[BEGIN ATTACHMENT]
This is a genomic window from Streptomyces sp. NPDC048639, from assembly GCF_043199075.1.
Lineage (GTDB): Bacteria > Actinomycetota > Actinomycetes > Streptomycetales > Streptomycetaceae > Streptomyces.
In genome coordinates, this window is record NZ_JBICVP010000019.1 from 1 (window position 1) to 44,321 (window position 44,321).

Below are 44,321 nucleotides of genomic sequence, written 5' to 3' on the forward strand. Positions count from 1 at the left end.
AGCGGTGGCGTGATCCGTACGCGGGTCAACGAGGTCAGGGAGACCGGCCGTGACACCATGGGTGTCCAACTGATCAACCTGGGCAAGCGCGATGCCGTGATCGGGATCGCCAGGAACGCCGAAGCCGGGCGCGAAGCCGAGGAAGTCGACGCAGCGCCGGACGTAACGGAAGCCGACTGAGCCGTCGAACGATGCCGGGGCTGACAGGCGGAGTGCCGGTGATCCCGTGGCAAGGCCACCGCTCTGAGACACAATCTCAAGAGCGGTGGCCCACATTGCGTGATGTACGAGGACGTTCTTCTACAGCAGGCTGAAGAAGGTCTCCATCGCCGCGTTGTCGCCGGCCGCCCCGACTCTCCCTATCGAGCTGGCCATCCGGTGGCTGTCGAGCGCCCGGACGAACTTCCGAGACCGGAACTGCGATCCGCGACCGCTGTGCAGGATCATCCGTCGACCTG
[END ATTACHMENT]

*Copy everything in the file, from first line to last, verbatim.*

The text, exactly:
This is a genomic window from Streptomyces sp. NPDC048639, from assembly GCF_043199075.1.
Lineage (GTDB): Bacteria > Actinomycetota > Actinomycetes > Streptomycetales > Streptomycetaceae > Streptomyces.
In genome coordinates, this window is record NZ_JBICVP010000019.1 from 1 (window position 1) to 44,321 (window position 44,321).

Below are 44,321 nucleotides of genomic sequence, written 5' to 3' on the forward strand. Positions count from 1 at the left end.
AGCGGTGGCGTGATCCGTACGCGGGTCAACGAGGTCAGGGAGACCGGCCGTGACACCATGGGTGTCCAACTGATCAACCTGGGCAAGCGCGATGCCGTGATCGGGATCGCCAGGAACGCCGAAGCCGGGCGCGAAGCCGAGGAAGTCGACGCAGCGCCGGACGTAACGGAAGCCGACTGAGCCGTCGAACGATGCCGGGGCTGACAGGCGGAGTGCCGGTGATCCCGTGGCAAGGCCACCGCTCTGAGACACAATCTCAAGAGCGGTGGCCCACATTGCGTGATGTACGAGGACGTTCTTCTACAGCAGGCTGAAGAAGGTCTCCATCGCCGCGTTGTCGCCGGCCGCCCCGACTCTCCCTATCGAGCTGGCCATCCGGTGGCTGTCGAGCGCCCGGACGAACTTCCGAGACCGGAACTGCGATCCGCGACCGCTGTGCAGGATCATCCGTCGACCTG